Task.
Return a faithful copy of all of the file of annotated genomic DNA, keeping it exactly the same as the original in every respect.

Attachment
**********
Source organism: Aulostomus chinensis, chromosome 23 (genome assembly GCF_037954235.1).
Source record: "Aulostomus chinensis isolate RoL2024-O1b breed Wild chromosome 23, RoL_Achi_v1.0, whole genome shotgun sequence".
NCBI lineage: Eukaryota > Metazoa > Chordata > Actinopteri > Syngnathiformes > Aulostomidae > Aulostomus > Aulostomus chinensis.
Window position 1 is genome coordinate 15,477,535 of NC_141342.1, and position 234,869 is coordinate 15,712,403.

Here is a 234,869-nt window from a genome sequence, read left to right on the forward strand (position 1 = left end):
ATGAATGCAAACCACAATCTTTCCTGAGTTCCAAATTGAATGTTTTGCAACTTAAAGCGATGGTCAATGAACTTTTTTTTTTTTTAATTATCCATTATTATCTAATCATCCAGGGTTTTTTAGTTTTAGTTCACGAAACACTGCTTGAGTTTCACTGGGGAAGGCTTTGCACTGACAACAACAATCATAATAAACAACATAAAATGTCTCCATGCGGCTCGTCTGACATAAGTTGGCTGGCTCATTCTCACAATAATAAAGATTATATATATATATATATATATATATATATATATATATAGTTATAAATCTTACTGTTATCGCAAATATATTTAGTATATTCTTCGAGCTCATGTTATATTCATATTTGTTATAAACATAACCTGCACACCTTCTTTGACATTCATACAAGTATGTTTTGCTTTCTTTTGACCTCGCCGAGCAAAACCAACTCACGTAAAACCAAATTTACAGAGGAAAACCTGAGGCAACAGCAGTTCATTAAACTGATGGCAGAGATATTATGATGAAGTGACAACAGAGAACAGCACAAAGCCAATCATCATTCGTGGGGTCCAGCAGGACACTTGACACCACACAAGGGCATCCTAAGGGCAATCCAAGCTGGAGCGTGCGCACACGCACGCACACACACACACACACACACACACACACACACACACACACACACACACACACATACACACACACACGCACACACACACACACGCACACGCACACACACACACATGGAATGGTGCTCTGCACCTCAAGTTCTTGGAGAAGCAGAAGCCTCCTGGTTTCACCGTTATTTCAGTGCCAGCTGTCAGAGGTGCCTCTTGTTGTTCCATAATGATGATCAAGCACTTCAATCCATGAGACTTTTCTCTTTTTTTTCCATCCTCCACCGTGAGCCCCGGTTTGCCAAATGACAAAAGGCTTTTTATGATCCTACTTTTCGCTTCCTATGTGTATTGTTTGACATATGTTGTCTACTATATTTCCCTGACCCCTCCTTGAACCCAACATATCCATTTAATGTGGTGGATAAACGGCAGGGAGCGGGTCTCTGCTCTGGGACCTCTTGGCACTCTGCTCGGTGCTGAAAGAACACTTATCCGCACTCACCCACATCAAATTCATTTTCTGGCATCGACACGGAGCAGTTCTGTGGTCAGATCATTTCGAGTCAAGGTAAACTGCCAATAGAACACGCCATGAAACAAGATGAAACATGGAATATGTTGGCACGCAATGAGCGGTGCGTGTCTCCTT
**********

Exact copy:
Source organism: Aulostomus chinensis, chromosome 23 (genome assembly GCF_037954235.1).
Source record: "Aulostomus chinensis isolate RoL2024-O1b breed Wild chromosome 23, RoL_Achi_v1.0, whole genome shotgun sequence".
NCBI lineage: Eukaryota > Metazoa > Chordata > Actinopteri > Syngnathiformes > Aulostomidae > Aulostomus > Aulostomus chinensis.
Window position 1 is genome coordinate 15,477,535 of NC_141342.1, and position 234,869 is coordinate 15,712,403.

Here is a 234,869-nt window from a genome sequence, read left to right on the forward strand (position 1 = left end):
ATGAATGCAAACCACAATCTTTCCTGAGTTCCAAATTGAATGTTTTGCAACTTAAAGCGATGGTCAATGAACTTTTTTTTTTTTTAATTATCCATTATTATCTAATCATCCAGGGTTTTTTAGTTTTAGTTCACGAAACACTGCTTGAGTTTCACTGGGGAAGGCTTTGCACTGACAACAACAATCATAATAAACAACATAAAATGTCTCCATGCGGCTCGTCTGACATAAGTTGGCTGGCTCATTCTCACAATAATAAAGATTATATATATATATATATATATATATATATATATATATAGTTATAAATCTTACTGTTATCGCAAATATATTTAGTATATTCTTCGAGCTCATGTTATATTCATATTTGTTATAAACATAACCTGCACACCTTCTTTGACATTCATACAAGTATGTTTTGCTTTCTTTTGACCTCGCCGAGCAAAACCAACTCACGTAAAACCAAATTTACAGAGGAAAACCTGAGGCAACAGCAGTTCATTAAACTGATGGCAGAGATATTATGATGAAGTGACAACAGAGAACAGCACAAAGCCAATCATCATTCGTGGGGTCCAGCAGGACACTTGACACCACACAAGGGCATCCTAAGGGCAATCCAAGCTGGAGCGTGCGCACACGCACGCACACACACACACACACACACACACACACACACACACACACACACACACACACATACACACACACACGCACACACACACACACGCACACGCACACACACACACATGGAATGGTGCTCTGCACCTCAAGTTCTTGGAGAAGCAGAAGCCTCCTGGTTTCACCGTTATTTCAGTGCCAGCTGTCAGAGGTGCCTCTTGTTGTTCCATAATGATGATCAAGCACTTCAATCCATGAGACTTTTCTCTTTTTTTTCCATCCTCCACCGTGAGCCCCGGTTTGCCAAATGACAAAAGGCTTTTTATGATCCTACTTTTCGCTTCCTATGTGTATTGTTTGACATATGTTGTCTACTATATTTCCCTGACCCCTCCTTGAACCCAACATATCCATTTAATGTGGTGGATAAACGGCAGGGAGCGGGTCTCTGCTCTGGGACCTCTTGGCACTCTGCTCGGTGCTGAAAGAACACTTATCCGCACTCACCCACATCAAATTCATTTTCTGGCATCGACACGGAGCAGTTCTGTGGTCAGATCATTTCGAGTCAAGGTAAACTGCCAATAGAACACGCCATGAAACAAGATGAAACATGGAATATGTTGGCACGCAATGAGCGGTGCGTGTCTCCTT